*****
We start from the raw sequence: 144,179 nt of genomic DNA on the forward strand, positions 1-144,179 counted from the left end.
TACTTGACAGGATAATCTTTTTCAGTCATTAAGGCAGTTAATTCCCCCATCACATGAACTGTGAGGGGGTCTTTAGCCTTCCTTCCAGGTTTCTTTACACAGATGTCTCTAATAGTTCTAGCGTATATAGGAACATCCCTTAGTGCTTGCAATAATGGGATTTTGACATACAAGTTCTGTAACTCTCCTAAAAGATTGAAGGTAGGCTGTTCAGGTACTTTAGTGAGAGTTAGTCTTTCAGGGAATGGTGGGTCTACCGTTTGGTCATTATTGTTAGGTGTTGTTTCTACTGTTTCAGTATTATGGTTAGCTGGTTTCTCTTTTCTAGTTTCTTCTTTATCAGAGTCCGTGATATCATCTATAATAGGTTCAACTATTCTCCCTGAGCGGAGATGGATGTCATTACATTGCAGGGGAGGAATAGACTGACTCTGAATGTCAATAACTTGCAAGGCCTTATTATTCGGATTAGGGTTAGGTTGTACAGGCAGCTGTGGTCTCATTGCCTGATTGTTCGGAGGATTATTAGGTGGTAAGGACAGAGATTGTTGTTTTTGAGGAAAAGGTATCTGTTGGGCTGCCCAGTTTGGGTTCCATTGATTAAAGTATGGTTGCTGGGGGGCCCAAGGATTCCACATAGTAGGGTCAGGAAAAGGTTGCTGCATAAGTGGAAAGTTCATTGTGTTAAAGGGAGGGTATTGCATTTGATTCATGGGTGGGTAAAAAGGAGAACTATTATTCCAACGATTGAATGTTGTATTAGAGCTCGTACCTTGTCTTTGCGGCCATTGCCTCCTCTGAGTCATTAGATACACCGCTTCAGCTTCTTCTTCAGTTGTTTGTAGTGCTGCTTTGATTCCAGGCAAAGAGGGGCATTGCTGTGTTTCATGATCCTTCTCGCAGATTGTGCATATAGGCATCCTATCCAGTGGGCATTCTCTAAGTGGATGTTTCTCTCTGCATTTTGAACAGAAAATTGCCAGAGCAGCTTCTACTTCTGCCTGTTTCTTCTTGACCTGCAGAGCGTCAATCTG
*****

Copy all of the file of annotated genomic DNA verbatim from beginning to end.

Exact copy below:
We start from the raw sequence: 144,179 nt of genomic DNA on the forward strand, positions 1-144,179 counted from the left end.
TACTTGACAGGATAATCTTTTTCAGTCATTAAGGCAGTTAATTCCCCCATCACATGAACTGTGAGGGGGTCTTTAGCCTTCCTTCCAGGTTTCTTTACACAGATGTCTCTAATAGTTCTAGCGTATATAGGAACATCCCTTAGTGCTTGCAATAATGGGATTTTGACATACAAGTTCTGTAACTCTCCTAAAAGATTGAAGGTAGGCTGTTCAGGTACTTTAGTGAGAGTTAGTCTTTCAGGGAATGGTGGGTCTACCGTTTGGTCATTATTGTTAGGTGTTGTTTCTACTGTTTCAGTATTATGGTTAGCTGGTTTCTCTTTTCTAGTTTCTTCTTTATCAGAGTCCGTGATATCATCTATAATAGGTTCAACTATTCTCCCTGAGCGGAGATGGATGTCATTACATTGCAGGGGAGGAATAGACTGACTCTGAATGTCAATAACTTGCAAGGCCTTATTATTCGGATTAGGGTTAGGTTGTACAGGCAGCTGTGGTCTCATTGCCTGATTGTTCGGAGGATTATTAGGTGGTAAGGACAGAGATTGTTGTTTTTGAGGAAAAGGTATCTGTTGGGCTGCCCAGTTTGGGTTCCATTGATTAAAGTATGGTTGCTGGGGGGCCCAAGGATTCCACATAGTAGGGTCAGGAAAAGGTTGCTGCATAAGTGGAAAGTTCATTGTGTTAAAGGGAGGGTATTGCATTTGATTCATGGGTGGGTAAAAAGGAGAACTATTATTCCAACGATTGAATGTTGTATTAGAGCTCGTACCTTGTCTTTGCGGCCATTGCCTCCTCTGAGTCATTAGATACACCGCTTCAGCTTCTTCTTCAGTTGTTTGTAGTGCTGCTTTGATTCCAGGCAAAGAGGGGCATTGCTGTGTTTCATGATCCTTCTCGCAGATTGTGCATATAGGCATCCTATCCAGTGGGCATTCTCTAAGTGGATGTTTCTCTCTGCATTTTGAACAGAAAATTGCCAGAGCAGCTTCTACTTCTGCCTGTTTCTTCTTGACCTGCAGAGCGTCAATCTG